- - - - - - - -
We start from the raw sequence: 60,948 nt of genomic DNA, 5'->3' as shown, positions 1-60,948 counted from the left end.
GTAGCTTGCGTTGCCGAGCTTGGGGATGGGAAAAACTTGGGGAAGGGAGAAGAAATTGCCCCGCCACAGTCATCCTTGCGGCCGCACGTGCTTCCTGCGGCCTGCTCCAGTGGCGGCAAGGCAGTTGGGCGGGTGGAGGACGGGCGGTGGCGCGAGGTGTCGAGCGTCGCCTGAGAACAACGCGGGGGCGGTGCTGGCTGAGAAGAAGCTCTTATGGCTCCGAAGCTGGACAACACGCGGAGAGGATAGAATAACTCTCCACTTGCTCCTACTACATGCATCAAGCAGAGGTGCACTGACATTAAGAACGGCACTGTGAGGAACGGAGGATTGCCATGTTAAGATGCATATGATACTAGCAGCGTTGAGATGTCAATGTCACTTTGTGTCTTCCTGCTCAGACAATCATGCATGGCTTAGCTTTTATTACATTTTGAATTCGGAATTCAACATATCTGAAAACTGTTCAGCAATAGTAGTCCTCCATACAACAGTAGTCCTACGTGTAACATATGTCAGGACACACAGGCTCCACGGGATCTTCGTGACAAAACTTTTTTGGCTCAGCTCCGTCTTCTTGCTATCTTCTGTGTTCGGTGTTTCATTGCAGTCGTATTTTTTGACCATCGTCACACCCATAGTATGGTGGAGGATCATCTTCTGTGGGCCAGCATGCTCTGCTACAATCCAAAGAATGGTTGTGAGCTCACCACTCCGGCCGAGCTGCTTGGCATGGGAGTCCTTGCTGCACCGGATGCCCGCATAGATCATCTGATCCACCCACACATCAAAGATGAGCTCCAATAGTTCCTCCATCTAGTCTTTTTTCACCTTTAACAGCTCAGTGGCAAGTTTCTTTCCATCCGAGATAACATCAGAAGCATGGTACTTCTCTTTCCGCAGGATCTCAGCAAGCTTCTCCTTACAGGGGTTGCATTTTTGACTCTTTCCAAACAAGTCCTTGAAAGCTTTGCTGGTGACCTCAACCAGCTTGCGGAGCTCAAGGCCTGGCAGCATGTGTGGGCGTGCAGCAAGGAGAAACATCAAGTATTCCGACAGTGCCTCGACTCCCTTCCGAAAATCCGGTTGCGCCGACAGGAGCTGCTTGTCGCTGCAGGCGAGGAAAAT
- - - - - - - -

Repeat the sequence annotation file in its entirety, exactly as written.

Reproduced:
We start from the raw sequence: 60,948 nt of genomic DNA, 5'->3' as shown, positions 1-60,948 counted from the left end.
GTAGCTTGCGTTGCCGAGCTTGGGGATGGGAAAAACTTGGGGAAGGGAGAAGAAATTGCCCCGCCACAGTCATCCTTGCGGCCGCACGTGCTTCCTGCGGCCTGCTCCAGTGGCGGCAAGGCAGTTGGGCGGGTGGAGGACGGGCGGTGGCGCGAGGTGTCGAGCGTCGCCTGAGAACAACGCGGGGGCGGTGCTGGCTGAGAAGAAGCTCTTATGGCTCCGAAGCTGGACAACACGCGGAGAGGATAGAATAACTCTCCACTTGCTCCTACTACATGCATCAAGCAGAGGTGCACTGACATTAAGAACGGCACTGTGAGGAACGGAGGATTGCCATGTTAAGATGCATATGATACTAGCAGCGTTGAGATGTCAATGTCACTTTGTGTCTTCCTGCTCAGACAATCATGCATGGCTTAGCTTTTATTACATTTTGAATTCGGAATTCAACATATCTGAAAACTGTTCAGCAATAGTAGTCCTCCATACAACAGTAGTCCTACGTGTAACATATGTCAGGACACACAGGCTCCACGGGATCTTCGTGACAAAACTTTTTTGGCTCAGCTCCGTCTTCTTGCTATCTTCTGTGTTCGGTGTTTCATTGCAGTCGTATTTTTTGACCATCGTCACACCCATAGTATGGTGGAGGATCATCTTCTGTGGGCCAGCATGCTCTGCTACAATCCAAAGAATGGTTGTGAGCTCACCACTCCGGCCGAGCTGCTTGGCATGGGAGTCCTTGCTGCACCGGATGCCCGCATAGATCATCTGATCCACCCACACATCAAAGATGAGCTCCAATAGTTCCTCCATCTAGTCTTTTTTCACCTTTAACAGCTCAGTGGCAAGTTTCTTTCCATCCGAGATAACATCAGAAGCATGGTACTTCTCTTTCCGCAGGATCTCAGCAAGCTTCTCCTTACAGGGGTTGCATTTTTGACTCTTTCCAAACAAGTCCTTGAAAGCTTTGCTGGTGACCTCAACCAGCTTGCGGAGCTCAAGGCCTGGCAGCATGTGTGGGCGTGCAGCAAGGAGAAACATCAAGTATTCCGACAGTGCCTCGACTCCCTTCCGAAAATCCGGTTGCGCCGACAGGAGCTGCTTGTCGCTGCAGGCGAGGAAAAT